When considering Cuba today—and thinking beyond what you think you learned from Godfather II—it’s useful to consider what Cuba was like before Jan. 1, 1959. To do so, I went back to one of my venerable university text books, Modern Ideologies, by Max Mark (New York: St. Martin’s, 1973. p. 172):
U.S. interests owned 40 per cent of the sugar land, including seven of the ten largest plantations. Much of this land was acquired after the Spanish-American War.
U.S. interests owned 54 per cent of the sugar mills and 90 per cent in the telephone companies, electric power supply and railways.
The most depressed group was made up of people who lived in rural areas. In 1946, eight per cent of the farmers owned 71.1 per cent of the land that was owned by Cubans, while 39 per cent owned only 3.3 per cent.
The typical Cuban agriculturist was a landless day-labourer who worked for wages in supervised groups, employed for only a few months of the year.
Their lives were in sharp contrast with life in more cosmopolitan Havana, where 87 per cent of homes had electricity. In rural areas, only 7 per cent of dwellings were so equipped.
I would add that before the 1959 revolution, 85 per cent of Cuba’s trade was with the United States.
Let’s go more deeply into the history of Cuba at the hands of the imperial powers: Spain and the United States. Despite losing most of its other Latin American and Caribbean colonies early in the 19thcentury, Spain had managed to hold onto Cuba until the Spanish-American War near the end of the century. A rebellion by African slaves in 1812 had been crushed. An independence struggle launched in 1868 failed after 10 years of fighting. Spain finally abolished slavery in Cuba in 1886. Another revolt, this one led by the writer José Martí, broke out in 1895.
The U.S. newspaper empires of Joseph Pulitzer and William Randolph Hearst competed against each other with sensationalistic stories of Spanish oppression in its remaining colonies, especially Cuba. In what is widely believed to have been an “inside job” to provide a pretext for war, the U.S. battleship Maine was blown up in the Havana harbour on Feb. 15, 1898. U.S. ships blockaded Cuba and land forces were deployed. By August, Cuba, Puerto Rico and the Philippines were all occupied by the United States. In a treaty at the end of the year, Spain conceded Cuba’s independence. Fierce resistance continued in Philippines for years afterwards, and the other former Spanish colonies of Puerto Rico and Guam remain in U.S. hands to this day.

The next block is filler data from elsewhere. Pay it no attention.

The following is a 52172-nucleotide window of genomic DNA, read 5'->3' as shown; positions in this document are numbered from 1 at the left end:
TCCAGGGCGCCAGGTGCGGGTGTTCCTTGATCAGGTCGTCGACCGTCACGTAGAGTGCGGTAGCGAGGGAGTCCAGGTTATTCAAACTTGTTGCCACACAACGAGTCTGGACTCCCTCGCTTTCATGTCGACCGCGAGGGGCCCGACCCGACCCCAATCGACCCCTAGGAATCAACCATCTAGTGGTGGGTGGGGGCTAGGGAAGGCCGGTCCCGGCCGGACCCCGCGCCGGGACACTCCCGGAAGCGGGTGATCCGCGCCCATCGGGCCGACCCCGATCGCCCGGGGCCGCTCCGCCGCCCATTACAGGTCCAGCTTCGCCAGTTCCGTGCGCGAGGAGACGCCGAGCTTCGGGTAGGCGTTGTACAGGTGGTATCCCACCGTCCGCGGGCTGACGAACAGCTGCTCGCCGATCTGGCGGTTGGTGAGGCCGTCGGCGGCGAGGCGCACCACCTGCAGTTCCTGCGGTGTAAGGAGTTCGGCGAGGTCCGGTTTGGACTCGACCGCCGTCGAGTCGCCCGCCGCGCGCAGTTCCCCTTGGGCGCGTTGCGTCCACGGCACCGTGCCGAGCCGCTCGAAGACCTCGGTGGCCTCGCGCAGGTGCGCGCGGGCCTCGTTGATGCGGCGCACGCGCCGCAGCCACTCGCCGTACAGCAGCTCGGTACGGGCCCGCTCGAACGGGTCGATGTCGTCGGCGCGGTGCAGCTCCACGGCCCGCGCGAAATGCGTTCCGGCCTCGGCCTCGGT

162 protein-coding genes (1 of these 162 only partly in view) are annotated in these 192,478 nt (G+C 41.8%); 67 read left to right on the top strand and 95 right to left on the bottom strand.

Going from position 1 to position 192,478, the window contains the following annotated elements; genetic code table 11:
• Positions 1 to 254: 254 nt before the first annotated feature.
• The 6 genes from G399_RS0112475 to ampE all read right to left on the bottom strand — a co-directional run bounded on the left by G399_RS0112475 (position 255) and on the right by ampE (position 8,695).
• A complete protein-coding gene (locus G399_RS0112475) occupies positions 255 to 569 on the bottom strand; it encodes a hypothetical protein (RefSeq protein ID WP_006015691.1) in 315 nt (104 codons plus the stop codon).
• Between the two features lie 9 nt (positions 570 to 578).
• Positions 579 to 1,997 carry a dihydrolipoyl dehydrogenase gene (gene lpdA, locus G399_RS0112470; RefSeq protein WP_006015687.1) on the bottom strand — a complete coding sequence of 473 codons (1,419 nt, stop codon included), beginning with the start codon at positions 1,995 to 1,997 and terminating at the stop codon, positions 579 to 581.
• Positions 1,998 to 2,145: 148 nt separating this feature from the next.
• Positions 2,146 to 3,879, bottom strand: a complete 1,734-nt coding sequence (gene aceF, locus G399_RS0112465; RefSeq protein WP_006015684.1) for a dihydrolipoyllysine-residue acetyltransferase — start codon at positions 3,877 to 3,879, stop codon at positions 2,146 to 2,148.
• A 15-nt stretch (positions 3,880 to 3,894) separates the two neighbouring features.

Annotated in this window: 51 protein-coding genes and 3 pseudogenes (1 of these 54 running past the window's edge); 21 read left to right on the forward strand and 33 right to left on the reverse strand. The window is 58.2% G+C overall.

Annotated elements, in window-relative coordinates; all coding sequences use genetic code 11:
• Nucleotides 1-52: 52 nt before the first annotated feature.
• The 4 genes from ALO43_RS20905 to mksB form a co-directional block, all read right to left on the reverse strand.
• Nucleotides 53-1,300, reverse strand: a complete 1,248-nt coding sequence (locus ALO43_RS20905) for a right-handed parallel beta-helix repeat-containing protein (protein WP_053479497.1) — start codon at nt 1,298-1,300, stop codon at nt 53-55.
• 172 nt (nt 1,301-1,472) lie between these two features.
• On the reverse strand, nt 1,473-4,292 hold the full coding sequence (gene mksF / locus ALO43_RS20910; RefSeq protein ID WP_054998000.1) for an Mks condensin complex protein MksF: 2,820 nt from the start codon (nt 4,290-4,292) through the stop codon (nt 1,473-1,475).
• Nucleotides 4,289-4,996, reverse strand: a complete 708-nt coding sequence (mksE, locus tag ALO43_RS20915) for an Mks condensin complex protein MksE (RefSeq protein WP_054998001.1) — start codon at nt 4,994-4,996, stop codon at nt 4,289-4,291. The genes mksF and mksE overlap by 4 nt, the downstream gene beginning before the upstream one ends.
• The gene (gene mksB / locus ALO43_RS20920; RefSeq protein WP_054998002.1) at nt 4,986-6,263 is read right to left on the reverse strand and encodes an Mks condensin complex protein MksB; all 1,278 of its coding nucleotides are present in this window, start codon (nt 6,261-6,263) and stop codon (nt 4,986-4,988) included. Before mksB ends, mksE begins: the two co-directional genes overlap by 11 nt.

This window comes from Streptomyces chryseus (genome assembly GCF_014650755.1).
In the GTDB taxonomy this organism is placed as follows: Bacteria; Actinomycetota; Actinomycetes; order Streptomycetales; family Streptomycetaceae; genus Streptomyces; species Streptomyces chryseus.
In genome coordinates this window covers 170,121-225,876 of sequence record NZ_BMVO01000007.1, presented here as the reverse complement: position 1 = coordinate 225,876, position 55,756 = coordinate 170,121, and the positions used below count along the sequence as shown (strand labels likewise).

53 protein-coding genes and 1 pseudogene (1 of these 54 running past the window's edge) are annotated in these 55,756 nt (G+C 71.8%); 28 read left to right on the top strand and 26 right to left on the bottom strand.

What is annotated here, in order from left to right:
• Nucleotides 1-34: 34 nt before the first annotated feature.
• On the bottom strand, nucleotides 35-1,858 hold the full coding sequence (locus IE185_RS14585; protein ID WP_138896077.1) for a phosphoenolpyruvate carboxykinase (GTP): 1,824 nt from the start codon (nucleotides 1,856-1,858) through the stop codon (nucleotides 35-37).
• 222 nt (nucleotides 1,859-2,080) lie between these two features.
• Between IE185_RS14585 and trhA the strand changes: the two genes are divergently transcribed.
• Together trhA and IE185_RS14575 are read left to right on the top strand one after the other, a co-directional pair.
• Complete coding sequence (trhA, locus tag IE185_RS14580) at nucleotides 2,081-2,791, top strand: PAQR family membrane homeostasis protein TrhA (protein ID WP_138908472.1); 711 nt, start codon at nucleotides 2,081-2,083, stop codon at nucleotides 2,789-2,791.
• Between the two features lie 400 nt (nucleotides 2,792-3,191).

At first, the U.S. established a military government in Cuba. A new constitution in 1901 contained the Platt Amendment, which gave the United States the right to intervene in Cuban internal affairs. It also gave the U.S. a naval base at Guantánamo.
Under President Franklin D. Roosevelt’s Good Neighbour Policy, the United States abrogated the amendment in 1934, but kept Guantánamo. For almost 20 years, the United States has operated an illegal prison camp for alleged terrorists at its Guantánamo base.
The stories of the struggle in the 1950s to rid Cuba of the dictator Fulgencio Batista—Fidel Castro’s raid on the Moncada barracks in 1953 and subsequent trial (“History will absolve me”); his return from exile in Mexico aboard the Granma in 1956 in the company of his brother Raúl and Ernesto “Che” Guevara; the guerrilla war waged from the Sierra Maestra mountains; the eventual triumph—are better known and well-told elsewhere, as are the tales of clashes with the United States (the “Bay of Pigs” invasion, the missile crisis).
Key here was creation in 1960 of the Federation of Cuban Women (FMC) under the leadership of Vilma Espín as a space to drive and achieve many goals of the women’s movement (“the revolution within the revolution,” as Fidel called it): participation, pay equity, universal day care, reproductive rights, and paid maternity leave. For more than 60 years, Cuba has made consistent gains in health care and education, and shared its accomplishments with people in other developing countries around the world.